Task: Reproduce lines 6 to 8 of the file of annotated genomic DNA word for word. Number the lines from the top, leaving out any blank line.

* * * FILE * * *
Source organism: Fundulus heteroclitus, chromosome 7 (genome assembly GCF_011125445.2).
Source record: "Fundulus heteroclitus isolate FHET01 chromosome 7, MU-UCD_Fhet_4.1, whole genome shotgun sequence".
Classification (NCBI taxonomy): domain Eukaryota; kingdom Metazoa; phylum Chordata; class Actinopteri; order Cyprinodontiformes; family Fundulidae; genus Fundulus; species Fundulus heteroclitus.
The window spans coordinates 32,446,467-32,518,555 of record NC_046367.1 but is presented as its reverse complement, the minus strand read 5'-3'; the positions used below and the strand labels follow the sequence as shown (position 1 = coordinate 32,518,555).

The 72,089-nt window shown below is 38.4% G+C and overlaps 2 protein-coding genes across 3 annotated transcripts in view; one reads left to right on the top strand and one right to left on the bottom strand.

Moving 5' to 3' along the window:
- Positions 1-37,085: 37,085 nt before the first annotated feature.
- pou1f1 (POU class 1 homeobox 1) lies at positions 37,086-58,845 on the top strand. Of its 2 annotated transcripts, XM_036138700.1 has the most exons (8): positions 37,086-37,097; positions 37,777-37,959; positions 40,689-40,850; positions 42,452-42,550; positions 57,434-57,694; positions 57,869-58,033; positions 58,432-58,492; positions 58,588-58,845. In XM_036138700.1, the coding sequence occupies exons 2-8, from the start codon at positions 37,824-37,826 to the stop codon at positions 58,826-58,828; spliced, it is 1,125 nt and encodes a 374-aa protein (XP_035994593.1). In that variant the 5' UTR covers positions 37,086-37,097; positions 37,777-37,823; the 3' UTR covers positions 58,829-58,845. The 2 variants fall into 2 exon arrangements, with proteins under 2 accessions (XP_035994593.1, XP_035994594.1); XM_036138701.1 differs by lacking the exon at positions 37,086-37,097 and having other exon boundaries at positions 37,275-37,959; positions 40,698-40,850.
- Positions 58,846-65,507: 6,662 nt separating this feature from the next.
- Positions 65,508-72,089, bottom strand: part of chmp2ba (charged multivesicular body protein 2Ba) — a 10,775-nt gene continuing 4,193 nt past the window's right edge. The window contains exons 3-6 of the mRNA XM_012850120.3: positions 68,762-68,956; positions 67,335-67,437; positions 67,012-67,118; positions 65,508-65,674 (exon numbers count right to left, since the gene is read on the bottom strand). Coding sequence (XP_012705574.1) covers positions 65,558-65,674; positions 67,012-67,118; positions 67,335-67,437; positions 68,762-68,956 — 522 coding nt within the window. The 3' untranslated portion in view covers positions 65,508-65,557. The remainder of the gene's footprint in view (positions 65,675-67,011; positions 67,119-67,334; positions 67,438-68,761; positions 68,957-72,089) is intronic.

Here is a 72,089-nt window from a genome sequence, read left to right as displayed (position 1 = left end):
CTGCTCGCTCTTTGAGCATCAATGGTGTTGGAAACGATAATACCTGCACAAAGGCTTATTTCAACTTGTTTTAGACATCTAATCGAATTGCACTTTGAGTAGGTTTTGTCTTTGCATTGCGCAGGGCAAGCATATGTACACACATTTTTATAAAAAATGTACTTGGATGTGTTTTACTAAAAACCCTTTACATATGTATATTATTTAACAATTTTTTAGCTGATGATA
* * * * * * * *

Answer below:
Moving 5' to 3' along the window:
- Positions 1-37,085: 37,085 nt before the first annotated feature.
- pou1f1 (POU class 1 homeobox 1) lies at positions 37,086-58,845 on the top strand. Of its 2 annotated transcripts, XM_036138700.1 has the most exons (8): positions 37,086-37,097; positions 37,777-37,959; positions 40,689-40,850; positions 42,452-42,550; positions 57,434-57,694; positions 57,869-58,033; positions 58,432-58,492; positions 58,588-58,845. In XM_036138700.1, the coding sequence occupies exons 2-8, from the start codon at positions 37,824-37,826 to the stop codon at positions 58,826-58,828; spliced, it is 1,125 nt and encodes a 374-aa protein (XP_035994593.1). In that variant the 5' UTR covers positions 37,086-37,097; positions 37,777-37,823; the 3' UTR covers positions 58,829-58,845. The 2 variants fall into 2 exon arrangements, with proteins under 2 accessions (XP_035994593.1, XP_035994594.1); XM_036138701.1 differs by lacking the exon at positions 37,086-37,097 and having other exon boundaries at positions 37,275-37,959; positions 40,698-40,850.